Makers of Blu-ray players, gaming consoles, smart TVs and streaming media devices are banking on users to connect to revenue-generating services over broadband, but less than half of those devices are actually tapped into the Internet, The NPD Group revealed in its latest a Connected Home report.
Just 47% of those devices are taking advantage of their online capabilities, though some devices are more often connected to broadband than others. According to NPD’s survey of 4,000 U.S. consumers, streaming media players are connected at the highest rate, followed by game consoles, Blu-ray players and IP-capable TVs.
Such studies could establish a pecking order for pay-TV operators as they determine which connected device categories to focus on as they develop apps that stream their TV Everywhere content and live TV lineups. Based on current connectivity trends, streaming media players are expected to stay on a hot streak.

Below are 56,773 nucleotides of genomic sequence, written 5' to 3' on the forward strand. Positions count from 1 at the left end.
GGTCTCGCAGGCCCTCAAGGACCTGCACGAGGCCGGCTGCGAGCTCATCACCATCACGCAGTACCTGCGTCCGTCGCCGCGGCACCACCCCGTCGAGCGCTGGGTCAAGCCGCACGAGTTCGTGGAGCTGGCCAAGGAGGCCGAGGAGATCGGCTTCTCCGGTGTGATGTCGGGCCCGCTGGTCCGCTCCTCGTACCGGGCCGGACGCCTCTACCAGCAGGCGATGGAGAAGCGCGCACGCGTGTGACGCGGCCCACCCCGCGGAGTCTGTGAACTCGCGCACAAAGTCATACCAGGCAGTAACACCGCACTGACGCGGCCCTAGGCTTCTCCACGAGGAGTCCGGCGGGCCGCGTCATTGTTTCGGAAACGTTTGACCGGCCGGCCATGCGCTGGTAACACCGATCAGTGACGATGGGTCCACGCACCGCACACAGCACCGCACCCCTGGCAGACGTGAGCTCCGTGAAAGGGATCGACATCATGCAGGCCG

“While there are more Blu-ray disc players installed and connected to the Internet than streaming media players such as Apple TV and Roku, we expect that to change in the next year,” said John Buffone, director, devices, NPD Connected Intelligence, in a statement. “Streaming media players will exceed the number of installed and Internet connected Blu-ray players in 2014.”
The study also found that 40% of TVs connected to the Internet either through the TV itself or via a separate device are used to stream Netflix content, while 17 percent tap into YouTube, and just 11 percent head to Hulu.